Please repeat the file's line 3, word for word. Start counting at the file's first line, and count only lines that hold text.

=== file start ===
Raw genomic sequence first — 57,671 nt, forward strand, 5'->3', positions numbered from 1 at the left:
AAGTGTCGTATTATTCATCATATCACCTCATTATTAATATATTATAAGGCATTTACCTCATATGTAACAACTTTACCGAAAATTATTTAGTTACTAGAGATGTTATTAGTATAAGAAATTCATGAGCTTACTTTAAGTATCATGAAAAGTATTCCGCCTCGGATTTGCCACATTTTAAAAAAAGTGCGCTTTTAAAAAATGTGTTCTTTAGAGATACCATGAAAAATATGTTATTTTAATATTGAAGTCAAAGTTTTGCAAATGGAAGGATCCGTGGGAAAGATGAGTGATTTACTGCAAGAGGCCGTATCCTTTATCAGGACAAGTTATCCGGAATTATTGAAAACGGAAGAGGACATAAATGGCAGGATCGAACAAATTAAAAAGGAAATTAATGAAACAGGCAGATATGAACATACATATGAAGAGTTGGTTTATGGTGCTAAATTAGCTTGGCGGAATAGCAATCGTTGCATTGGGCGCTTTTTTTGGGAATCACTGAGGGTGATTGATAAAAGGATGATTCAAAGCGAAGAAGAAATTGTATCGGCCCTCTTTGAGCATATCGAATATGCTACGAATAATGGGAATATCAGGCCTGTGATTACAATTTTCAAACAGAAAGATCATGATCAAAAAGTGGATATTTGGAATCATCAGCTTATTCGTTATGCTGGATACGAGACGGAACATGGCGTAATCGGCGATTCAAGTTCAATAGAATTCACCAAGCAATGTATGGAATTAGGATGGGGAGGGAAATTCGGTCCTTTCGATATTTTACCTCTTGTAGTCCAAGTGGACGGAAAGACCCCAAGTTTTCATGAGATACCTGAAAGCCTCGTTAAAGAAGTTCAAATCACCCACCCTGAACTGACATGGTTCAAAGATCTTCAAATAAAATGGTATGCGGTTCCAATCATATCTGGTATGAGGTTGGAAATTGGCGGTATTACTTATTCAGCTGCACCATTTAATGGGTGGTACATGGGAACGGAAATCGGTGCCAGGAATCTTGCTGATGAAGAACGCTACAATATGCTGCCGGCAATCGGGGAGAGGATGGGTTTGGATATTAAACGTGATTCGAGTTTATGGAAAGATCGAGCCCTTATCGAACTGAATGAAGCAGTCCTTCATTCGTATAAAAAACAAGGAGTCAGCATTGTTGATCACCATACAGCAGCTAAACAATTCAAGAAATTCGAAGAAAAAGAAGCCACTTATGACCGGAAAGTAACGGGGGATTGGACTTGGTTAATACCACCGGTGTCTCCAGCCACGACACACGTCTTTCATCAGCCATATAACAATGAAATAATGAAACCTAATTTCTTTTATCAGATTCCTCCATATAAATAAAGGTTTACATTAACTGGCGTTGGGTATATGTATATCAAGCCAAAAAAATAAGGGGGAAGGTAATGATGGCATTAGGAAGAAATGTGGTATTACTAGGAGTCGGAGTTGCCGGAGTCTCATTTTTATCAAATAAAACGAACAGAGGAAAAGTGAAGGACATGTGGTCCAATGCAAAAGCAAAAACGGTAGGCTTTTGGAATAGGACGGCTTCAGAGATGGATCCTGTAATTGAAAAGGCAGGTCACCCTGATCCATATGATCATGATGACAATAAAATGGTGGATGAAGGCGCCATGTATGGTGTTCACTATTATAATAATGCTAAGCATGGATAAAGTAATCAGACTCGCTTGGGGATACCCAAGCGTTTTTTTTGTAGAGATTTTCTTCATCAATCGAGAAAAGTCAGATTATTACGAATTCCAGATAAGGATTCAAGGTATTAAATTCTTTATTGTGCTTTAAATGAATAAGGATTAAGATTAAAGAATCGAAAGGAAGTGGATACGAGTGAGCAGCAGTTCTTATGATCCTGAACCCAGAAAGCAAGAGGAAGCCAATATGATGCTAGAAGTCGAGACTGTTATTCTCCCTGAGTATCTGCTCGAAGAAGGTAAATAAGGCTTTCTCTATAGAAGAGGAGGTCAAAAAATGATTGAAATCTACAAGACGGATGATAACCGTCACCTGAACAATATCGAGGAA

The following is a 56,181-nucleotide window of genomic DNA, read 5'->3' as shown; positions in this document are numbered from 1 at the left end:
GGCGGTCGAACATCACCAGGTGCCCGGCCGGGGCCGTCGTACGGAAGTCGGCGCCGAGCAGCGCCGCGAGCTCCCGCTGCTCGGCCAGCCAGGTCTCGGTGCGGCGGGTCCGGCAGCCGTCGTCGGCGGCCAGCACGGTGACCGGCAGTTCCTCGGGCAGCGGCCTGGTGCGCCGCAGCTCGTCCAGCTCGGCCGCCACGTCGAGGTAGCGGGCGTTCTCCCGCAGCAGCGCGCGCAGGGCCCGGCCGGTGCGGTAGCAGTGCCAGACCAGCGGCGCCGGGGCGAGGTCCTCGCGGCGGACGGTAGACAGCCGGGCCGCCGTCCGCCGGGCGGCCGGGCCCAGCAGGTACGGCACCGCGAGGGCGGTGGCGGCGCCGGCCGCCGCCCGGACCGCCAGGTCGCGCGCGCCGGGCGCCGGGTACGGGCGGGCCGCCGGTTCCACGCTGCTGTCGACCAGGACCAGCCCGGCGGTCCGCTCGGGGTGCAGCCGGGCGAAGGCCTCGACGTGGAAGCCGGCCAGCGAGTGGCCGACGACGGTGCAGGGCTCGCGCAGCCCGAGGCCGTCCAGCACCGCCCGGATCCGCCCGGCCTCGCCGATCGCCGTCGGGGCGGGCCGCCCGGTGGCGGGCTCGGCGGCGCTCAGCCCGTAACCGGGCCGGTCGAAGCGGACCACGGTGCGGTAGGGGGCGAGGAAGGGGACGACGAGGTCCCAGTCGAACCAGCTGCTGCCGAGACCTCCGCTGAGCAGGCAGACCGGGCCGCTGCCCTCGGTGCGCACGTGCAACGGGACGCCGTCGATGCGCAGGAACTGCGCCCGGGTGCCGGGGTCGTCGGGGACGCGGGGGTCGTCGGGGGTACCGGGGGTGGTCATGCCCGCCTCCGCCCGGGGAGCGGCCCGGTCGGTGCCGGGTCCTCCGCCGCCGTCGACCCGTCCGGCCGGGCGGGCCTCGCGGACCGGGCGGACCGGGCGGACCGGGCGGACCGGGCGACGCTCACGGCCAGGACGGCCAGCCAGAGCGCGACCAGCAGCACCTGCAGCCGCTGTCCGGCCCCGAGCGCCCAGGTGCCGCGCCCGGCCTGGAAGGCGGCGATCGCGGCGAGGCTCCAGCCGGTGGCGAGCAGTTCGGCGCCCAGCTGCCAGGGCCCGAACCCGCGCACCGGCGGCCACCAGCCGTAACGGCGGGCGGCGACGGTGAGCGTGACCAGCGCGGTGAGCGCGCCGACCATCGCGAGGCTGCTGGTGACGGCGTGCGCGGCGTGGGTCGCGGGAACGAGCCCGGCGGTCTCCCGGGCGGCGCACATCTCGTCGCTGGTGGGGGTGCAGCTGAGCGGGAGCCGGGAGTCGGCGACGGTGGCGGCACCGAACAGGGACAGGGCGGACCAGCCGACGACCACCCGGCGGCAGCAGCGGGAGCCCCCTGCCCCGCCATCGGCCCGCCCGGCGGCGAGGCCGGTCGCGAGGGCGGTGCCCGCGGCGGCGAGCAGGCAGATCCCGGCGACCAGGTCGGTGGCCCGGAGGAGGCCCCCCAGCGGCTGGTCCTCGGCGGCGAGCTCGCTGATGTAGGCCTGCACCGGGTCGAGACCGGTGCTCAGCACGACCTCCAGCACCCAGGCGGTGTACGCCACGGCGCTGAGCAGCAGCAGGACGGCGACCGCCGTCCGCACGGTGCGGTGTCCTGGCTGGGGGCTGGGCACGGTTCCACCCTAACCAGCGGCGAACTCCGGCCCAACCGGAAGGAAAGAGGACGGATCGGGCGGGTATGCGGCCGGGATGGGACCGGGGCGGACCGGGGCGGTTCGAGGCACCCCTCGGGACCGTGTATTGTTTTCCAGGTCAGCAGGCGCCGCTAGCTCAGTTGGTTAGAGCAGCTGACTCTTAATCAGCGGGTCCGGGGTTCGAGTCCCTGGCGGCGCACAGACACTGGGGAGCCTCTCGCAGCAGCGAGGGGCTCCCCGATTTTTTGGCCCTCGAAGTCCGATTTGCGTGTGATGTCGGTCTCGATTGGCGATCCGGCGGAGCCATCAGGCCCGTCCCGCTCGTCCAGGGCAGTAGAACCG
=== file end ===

The following is a 56,181-nucleotide window of genomic DNA, read 5'->3' as shown; positions in this document are numbered from 1 at the left end: